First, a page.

Thursday, July 28, 2016


The Power Vertical

The Road From Damascus To Yalta

(Cartoon by Sergey Elkin, RFE/RL)
(Cartoon by Sergey Elkin, RFE/RL)
By Brian Whitmore

Vladimir Putin has learned that being a global troublemaker pays dividends.

He's discovered that being a big part of the problem assures that you are treated as a big part of the solution.

He understands that the politics of blackmail and geopolitical extortion can work wonders.

Before Putin intervened in Syria's civil war nearly six months ago, Russia was internationally isolated, bogged down in a quagmire in Ukraine, and reeling from Western sanctions.

It was a regional rabble-rouser that was -- justifiably -- being treated like an international pariah.

And now, amid an apparent pullout after 167 days of air strikes?

Well, now it has a seat at the big table, alongside the United States, as co-sponsor of the Syrian cease-fire.

Syria wasn't an end -- it was a means to an end.

And Moscow is seeking to leverage its success there into more global clout, the lifting of sanctions, a free hand in the former Soviet space, and a revision of the post-Cold War international order.

For Putin, Damascus is just a stop on the road to Yalta.

In addition to killing 1,700 civilians, bombing hospitals, exacerbating Europe's refugee crisis, and keeping Bashar al-Assad's brutal regime afloat, the Kremlin clearly thinks it has established a template in Syria to get what it has always craved: status as a global power presiding over a bipolar world.

Writing in Slon.ru, Moscow-based foreign-affairs analyst Vladimir Frolov noted that the intervention "resurrected Russian-American cooperation from the dead" and created the illusion that only the two "superpowers" can solve major international crises.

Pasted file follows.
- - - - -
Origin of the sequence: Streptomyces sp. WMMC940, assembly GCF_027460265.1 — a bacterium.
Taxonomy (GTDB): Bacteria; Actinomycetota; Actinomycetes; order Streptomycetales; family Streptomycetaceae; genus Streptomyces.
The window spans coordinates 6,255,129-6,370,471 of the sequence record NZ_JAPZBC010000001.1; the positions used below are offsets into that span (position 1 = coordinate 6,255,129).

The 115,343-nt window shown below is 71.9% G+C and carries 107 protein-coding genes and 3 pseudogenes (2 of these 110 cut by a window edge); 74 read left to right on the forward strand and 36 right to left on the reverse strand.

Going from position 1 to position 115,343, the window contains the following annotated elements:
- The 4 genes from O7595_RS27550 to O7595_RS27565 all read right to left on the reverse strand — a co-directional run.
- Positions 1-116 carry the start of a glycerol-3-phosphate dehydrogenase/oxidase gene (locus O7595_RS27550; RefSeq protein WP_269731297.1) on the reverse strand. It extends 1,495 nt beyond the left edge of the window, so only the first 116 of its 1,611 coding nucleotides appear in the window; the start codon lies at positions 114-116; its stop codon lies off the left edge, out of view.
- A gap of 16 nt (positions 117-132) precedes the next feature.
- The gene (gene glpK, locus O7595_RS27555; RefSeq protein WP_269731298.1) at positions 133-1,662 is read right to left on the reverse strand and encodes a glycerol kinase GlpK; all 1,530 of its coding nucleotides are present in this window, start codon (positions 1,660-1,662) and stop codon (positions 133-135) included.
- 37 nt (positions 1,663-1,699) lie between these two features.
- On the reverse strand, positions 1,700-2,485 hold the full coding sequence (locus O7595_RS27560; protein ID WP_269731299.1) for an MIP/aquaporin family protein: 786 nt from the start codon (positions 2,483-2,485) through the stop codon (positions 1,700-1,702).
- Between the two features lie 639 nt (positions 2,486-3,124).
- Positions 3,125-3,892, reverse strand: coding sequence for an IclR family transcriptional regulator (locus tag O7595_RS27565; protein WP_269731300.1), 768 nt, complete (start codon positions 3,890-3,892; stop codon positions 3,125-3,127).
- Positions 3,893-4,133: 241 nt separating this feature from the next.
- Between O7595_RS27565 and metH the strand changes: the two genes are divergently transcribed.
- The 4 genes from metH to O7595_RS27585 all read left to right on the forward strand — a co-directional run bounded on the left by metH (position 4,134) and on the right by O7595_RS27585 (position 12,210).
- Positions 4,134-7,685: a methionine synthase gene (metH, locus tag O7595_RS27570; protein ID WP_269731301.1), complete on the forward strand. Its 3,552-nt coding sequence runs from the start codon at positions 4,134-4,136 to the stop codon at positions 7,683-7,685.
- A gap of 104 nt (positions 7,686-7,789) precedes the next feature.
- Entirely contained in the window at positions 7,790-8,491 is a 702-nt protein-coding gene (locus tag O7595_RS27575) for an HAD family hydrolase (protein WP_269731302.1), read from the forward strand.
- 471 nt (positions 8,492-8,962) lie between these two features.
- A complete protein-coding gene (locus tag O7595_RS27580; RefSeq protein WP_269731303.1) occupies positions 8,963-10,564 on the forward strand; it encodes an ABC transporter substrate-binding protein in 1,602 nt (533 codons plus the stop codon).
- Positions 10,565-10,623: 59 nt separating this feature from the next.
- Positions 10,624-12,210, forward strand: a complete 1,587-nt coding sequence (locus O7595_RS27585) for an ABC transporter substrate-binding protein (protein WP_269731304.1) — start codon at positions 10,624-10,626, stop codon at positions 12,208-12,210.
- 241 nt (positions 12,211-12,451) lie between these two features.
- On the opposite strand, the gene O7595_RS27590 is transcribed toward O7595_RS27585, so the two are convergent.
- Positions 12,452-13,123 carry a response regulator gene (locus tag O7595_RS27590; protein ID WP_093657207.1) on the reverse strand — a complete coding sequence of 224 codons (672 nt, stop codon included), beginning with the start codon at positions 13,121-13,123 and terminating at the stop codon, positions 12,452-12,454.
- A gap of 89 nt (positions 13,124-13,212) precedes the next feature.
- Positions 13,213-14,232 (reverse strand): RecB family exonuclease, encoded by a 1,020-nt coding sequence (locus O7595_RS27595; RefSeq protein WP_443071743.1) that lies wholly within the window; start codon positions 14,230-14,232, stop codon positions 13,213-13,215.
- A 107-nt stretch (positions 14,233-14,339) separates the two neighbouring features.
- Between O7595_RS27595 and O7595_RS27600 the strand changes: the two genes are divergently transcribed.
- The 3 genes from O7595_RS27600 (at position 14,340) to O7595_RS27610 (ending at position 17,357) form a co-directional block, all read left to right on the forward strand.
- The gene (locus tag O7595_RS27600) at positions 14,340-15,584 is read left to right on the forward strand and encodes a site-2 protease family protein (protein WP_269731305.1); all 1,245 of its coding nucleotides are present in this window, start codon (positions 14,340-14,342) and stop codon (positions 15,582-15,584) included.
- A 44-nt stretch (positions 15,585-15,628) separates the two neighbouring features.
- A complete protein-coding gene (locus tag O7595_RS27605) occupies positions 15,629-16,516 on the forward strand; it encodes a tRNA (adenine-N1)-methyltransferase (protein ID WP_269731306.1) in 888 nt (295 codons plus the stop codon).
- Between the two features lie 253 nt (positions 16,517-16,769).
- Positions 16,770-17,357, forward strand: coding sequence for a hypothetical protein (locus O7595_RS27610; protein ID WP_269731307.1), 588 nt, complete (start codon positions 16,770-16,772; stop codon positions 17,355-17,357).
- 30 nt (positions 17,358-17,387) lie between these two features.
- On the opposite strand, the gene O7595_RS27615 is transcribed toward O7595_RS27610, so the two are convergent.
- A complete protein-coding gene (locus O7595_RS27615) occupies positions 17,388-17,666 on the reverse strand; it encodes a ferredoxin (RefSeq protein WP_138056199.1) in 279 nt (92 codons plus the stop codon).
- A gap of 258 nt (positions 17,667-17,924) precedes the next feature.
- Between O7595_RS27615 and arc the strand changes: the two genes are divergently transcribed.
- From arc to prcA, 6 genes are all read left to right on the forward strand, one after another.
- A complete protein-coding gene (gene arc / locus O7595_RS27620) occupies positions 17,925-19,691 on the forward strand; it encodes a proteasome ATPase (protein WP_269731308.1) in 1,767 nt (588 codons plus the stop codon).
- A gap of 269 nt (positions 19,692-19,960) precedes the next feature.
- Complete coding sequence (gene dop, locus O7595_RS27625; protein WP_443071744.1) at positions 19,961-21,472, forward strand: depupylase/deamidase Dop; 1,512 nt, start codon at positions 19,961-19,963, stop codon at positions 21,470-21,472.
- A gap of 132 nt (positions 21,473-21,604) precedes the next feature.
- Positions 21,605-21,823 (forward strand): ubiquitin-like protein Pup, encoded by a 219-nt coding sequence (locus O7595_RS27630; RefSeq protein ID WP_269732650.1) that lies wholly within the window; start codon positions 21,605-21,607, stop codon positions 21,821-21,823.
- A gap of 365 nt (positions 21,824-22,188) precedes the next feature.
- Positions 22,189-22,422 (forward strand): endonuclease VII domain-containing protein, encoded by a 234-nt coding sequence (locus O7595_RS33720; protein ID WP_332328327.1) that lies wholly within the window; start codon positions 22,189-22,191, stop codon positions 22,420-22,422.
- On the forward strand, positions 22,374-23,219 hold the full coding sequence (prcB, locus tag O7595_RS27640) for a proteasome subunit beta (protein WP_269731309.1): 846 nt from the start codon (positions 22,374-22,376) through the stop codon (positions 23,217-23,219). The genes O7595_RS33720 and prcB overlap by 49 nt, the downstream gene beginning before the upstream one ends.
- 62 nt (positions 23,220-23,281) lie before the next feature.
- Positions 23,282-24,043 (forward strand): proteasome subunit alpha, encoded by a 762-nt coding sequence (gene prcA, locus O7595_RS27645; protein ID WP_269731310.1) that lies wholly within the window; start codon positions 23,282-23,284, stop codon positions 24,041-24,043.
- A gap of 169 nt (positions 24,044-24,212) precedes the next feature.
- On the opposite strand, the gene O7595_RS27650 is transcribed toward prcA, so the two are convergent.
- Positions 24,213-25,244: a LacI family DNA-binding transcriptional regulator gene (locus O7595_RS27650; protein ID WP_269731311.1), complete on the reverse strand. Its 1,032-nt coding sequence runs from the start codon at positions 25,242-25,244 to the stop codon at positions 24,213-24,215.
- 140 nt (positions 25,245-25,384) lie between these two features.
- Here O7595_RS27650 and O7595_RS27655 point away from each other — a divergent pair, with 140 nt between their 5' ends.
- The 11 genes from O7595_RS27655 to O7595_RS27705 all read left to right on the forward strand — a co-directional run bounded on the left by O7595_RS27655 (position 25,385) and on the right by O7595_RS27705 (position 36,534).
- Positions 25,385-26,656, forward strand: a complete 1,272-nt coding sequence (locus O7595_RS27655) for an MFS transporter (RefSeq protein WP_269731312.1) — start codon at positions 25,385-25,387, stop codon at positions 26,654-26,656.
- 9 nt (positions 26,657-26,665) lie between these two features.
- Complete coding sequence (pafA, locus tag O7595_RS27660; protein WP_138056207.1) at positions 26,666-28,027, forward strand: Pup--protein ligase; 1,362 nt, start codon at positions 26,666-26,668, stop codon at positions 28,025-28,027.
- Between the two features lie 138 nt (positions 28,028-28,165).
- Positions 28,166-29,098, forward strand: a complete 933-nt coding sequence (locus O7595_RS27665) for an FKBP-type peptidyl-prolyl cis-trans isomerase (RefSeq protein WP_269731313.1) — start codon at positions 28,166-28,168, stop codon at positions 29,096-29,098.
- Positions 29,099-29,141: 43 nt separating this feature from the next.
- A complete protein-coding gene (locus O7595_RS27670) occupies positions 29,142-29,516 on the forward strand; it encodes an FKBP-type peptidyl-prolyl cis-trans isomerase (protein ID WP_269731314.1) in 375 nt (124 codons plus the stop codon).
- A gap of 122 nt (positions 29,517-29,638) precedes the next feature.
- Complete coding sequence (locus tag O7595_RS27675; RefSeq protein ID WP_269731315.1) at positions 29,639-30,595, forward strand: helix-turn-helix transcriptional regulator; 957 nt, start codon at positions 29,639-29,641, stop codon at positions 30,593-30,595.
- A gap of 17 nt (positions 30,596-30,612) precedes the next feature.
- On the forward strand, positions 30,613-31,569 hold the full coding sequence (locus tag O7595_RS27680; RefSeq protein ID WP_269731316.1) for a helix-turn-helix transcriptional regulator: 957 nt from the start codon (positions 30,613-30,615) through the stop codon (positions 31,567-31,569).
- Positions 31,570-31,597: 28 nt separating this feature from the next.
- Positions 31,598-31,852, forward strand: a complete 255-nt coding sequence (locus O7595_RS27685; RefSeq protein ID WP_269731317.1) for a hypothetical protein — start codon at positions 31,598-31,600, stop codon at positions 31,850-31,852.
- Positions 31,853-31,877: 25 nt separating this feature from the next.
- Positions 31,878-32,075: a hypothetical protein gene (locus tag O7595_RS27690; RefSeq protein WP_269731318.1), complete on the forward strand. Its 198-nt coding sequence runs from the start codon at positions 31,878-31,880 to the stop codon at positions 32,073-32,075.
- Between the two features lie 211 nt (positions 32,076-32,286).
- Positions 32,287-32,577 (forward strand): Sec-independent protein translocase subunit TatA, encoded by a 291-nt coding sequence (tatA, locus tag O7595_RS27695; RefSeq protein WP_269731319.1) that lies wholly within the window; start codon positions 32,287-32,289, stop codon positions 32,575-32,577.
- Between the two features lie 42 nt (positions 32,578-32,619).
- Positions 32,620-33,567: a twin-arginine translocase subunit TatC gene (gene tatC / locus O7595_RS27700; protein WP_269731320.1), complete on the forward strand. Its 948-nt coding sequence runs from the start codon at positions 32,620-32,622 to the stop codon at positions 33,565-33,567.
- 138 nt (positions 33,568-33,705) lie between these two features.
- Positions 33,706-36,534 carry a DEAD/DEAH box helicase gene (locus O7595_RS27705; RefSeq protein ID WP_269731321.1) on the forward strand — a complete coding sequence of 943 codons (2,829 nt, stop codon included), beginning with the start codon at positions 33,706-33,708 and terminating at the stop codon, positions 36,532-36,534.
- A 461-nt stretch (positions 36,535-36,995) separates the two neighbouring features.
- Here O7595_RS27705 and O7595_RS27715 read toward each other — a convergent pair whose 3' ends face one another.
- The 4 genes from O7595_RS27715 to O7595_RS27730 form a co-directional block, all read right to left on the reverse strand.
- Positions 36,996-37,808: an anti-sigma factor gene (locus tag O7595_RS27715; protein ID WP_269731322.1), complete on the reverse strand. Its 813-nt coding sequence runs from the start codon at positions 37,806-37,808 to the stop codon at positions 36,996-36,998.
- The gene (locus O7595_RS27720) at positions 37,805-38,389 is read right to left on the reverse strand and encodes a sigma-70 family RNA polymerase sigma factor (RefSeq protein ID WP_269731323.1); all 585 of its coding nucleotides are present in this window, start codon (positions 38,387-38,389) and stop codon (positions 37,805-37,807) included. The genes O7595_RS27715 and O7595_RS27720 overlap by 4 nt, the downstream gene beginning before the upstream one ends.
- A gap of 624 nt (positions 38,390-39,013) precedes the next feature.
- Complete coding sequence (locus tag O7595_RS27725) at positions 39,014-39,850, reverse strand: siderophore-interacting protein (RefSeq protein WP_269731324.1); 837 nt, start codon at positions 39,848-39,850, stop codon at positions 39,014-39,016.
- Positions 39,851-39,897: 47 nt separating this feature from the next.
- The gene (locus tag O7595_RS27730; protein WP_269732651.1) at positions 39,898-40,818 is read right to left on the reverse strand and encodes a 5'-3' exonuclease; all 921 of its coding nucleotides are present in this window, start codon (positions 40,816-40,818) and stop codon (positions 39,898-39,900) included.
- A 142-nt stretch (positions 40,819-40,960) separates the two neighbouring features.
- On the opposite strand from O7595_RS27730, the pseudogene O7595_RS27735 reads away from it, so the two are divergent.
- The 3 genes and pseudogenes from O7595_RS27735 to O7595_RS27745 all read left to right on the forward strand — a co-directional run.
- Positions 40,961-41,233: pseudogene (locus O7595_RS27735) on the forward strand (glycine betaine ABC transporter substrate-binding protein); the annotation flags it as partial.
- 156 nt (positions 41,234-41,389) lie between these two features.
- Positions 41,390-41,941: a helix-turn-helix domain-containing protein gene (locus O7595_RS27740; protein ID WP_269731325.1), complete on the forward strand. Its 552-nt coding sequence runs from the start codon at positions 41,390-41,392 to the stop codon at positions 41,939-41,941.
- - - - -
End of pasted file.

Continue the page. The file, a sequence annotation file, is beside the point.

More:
"The strategic goal of the Syrian gambit, to revive the bipolar format of Russian-American cooperation and rivalry for influence in the Middle East and the world that existed during the Cold War, has almost been reached," Frolov wrote

"It is obvious that the Kremlin would like to make Syria a template not only for bilateral relations with the United States, but also to develop new rules of the game in a broader sense, and in other regions, for example with respect of Ukraine."

In fact, Ukraine will no doubt be the first place where the Kremlin will try to test what it believes to be its new-found leverage. 

In a televised interview on March 13, one day before Putin announced the Syria withdrawal, Foreign Minister Sergei Lavrov appealed to Washington to team up with Moscow to resolve the conflict in the Donbas -- presumably on Moscow's terms.

"We know that Kyiv is heavily influenced by the United States, which actually controls everyday life in Ukraine," Lavrov said. 

"I hope that the Americans are aware of the need to search for compromise solutions to ensure the full implementation of the Minsk agreements."

Leaving aside the fact that Lavrov's comment is delusional in that it pretends that Russia is a mediator in Ukraine and not the aggressor, it appears to telegraph where the Kremlin is going next.

Russia will try to leverage the momentum from its Syrian gambit to get a final settlement in Ukraine that preserves Moscow's influence in the Donbas and gives it a virtual veto over Kyiv's political direction.